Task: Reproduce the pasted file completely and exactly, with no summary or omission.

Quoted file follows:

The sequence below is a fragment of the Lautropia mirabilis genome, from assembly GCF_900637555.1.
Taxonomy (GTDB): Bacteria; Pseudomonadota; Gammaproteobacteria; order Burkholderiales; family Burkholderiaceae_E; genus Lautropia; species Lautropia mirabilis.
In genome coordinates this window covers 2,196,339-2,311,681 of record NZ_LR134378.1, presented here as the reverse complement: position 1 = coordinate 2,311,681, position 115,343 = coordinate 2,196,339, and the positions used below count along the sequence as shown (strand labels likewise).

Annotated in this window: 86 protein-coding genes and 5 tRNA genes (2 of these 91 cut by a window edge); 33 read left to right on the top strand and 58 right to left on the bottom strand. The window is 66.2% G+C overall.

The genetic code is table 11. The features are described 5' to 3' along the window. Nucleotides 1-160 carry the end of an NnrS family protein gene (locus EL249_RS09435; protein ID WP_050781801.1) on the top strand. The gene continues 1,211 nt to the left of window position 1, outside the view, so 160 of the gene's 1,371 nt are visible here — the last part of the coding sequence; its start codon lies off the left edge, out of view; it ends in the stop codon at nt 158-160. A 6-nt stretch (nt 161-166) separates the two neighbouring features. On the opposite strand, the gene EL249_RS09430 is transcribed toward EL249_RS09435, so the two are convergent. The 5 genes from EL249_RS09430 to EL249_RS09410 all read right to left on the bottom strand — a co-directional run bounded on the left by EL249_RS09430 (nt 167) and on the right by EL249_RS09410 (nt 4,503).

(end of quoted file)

The sequence below is a fragment of the Lautropia mirabilis genome, from assembly GCF_900637555.1.
Taxonomy (GTDB): Bacteria; Pseudomonadota; Gammaproteobacteria; order Burkholderiales; family Burkholderiaceae_E; genus Lautropia; species Lautropia mirabilis.
In genome coordinates this window covers 2,196,339-2,311,681 of record NZ_LR134378.1, presented here as the reverse complement: position 1 = coordinate 2,311,681, position 115,343 = coordinate 2,196,339, and the positions used below count along the sequence as shown (strand labels likewise).

Annotated in this window: 86 protein-coding genes and 5 tRNA genes (2 of these 91 cut by a window edge); 33 read left to right on the top strand and 58 right to left on the bottom strand. The window is 66.2% G+C overall.

The genetic code is table 11. The features are described 5' to 3' along the window. Nucleotides 1-160 carry the end of an NnrS family protein gene (locus EL249_RS09435; protein ID WP_050781801.1) on the top strand. The gene continues 1,211 nt to the left of window position 1, outside the view, so 160 of the gene's 1,371 nt are visible here — the last part of the coding sequence; its start codon lies off the left edge, out of view; it ends in the stop codon at nt 158-160. A 6-nt stretch (nt 161-166) separates the two neighbouring features. On the opposite strand, the gene EL249_RS09430 is transcribed toward EL249_RS09435, so the two are convergent. The 5 genes from EL249_RS09430 to EL249_RS09410 all read right to left on the bottom strand — a co-directional run bounded on the left by EL249_RS09430 (nt 167) and on the right by EL249_RS09410 (nt 4,503).